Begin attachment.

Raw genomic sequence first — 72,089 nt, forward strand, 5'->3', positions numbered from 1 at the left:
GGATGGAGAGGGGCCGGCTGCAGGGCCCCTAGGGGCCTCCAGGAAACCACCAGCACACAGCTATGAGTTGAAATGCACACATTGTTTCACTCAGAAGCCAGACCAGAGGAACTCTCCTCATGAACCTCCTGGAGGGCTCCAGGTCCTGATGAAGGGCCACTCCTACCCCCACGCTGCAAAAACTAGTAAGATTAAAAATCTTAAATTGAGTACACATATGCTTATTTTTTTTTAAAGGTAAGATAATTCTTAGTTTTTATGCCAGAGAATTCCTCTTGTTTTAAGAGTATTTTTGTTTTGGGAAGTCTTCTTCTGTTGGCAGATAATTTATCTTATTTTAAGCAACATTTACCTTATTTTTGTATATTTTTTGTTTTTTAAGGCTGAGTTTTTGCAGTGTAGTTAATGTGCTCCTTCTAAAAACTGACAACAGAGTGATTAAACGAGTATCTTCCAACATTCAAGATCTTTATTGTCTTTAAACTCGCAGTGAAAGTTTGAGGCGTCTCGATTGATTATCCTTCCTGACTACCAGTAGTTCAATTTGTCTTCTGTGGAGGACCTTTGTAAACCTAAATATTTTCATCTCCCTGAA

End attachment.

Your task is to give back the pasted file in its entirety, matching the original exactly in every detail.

Raw genomic sequence first — 72,089 nt, forward strand, 5'->3', positions numbered from 1 at the left:
GGATGGAGAGGGGCCGGCTGCAGGGCCCCTAGGGGCCTCCAGGAAACCACCAGCACACAGCTATGAGTTGAAATGCACACATTGTTTCACTCAGAAGCCAGACCAGAGGAACTCTCCTCATGAACCTCCTGGAGGGCTCCAGGTCCTGATGAAGGGCCACTCCTACCCCCACGCTGCAAAAACTAGTAAGATTAAAAATCTTAAATTGAGTACACATATGCTTATTTTTTTTTAAAGGTAAGATAATTCTTAGTTTTTATGCCAGAGAATTCCTCTTGTTTTAAGAGTATTTTTGTTTTGGGAAGTCTTCTTCTGTTGGCAGATAATTTATCTTATTTTAAGCAACATTTACCTTATTTTTGTATATTTTTTGTTTTTTAAGGCTGAGTTTTTGCAGTGTAGTTAATGTGCTCCTTCTAAAAACTGACAACAGAGTGATTAAACGAGTATCTTCCAACATTCAAGATCTTTATTGTCTTTAAACTCGCAGTGAAAGTTTGAGGCGTCTCGATTGATTATCCTTCCTGACTACCAGTAGTTCAATTTGTCTTCTGTGGAGGACCTTTGTAAACCTAAATATTTTCATCTCCCTGAA